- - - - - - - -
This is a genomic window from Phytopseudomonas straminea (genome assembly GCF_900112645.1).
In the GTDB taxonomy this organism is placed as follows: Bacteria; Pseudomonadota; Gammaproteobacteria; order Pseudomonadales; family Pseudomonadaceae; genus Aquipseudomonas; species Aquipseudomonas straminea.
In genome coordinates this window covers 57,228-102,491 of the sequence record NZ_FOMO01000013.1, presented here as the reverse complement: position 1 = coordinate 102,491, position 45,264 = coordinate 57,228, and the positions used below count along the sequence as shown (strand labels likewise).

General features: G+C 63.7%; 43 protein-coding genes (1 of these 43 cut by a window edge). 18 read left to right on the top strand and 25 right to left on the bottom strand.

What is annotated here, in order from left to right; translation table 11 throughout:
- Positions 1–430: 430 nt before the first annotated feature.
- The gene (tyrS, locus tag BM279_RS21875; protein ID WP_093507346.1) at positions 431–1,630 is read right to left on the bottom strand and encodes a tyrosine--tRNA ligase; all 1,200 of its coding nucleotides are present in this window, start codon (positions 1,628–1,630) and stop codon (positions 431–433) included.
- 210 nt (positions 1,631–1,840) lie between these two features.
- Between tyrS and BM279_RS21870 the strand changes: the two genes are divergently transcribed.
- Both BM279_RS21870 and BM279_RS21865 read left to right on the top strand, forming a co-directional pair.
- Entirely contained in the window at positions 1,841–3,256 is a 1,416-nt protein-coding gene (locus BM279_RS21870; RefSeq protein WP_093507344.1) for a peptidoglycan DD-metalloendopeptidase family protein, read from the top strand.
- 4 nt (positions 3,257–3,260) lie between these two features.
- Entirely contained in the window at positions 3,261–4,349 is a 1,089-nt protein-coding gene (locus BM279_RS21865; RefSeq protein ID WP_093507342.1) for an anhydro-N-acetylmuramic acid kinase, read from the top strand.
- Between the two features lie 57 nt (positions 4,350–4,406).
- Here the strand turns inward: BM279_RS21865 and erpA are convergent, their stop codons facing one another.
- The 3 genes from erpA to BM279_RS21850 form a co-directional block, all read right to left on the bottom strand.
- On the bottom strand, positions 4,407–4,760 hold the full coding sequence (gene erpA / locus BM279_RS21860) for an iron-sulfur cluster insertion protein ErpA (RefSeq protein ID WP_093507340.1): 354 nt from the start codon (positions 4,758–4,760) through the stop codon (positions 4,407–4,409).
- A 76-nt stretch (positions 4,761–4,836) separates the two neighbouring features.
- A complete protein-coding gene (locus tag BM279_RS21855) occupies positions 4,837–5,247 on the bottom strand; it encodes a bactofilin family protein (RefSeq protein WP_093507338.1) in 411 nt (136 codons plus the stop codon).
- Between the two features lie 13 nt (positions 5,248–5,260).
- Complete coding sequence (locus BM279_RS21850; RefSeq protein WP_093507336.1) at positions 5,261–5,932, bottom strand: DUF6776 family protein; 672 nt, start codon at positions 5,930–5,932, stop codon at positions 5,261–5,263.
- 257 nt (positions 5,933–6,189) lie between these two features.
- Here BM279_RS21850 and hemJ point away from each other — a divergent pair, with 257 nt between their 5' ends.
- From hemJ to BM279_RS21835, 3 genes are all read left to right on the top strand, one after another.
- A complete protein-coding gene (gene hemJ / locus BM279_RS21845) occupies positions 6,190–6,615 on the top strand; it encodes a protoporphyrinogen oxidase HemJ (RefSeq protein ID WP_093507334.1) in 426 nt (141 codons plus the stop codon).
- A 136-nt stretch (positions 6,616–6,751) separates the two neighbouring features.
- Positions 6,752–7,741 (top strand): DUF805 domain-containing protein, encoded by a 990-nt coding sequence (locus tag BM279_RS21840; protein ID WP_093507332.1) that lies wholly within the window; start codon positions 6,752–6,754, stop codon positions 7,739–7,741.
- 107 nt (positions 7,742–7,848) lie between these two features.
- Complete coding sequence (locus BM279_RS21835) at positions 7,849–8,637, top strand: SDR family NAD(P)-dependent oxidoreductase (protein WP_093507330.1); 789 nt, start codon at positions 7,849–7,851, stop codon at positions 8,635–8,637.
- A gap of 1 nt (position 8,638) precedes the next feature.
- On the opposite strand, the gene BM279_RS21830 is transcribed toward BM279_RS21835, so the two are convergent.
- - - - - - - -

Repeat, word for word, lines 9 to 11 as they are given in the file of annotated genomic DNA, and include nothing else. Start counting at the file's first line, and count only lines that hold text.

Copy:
- Between tyrS and BM279_RS21870 the strand changes: the two genes are divergently transcribed.
- Both BM279_RS21870 and BM279_RS21865 read left to right on the top strand, forming a co-directional pair.
- Entirely contained in the window at positions 1,841–3,256 is a 1,416-nt protein-coding gene (locus BM279_RS21870; RefSeq protein WP_093507344.1) for a peptidoglycan DD-metalloendopeptidase family protein, read from the top strand.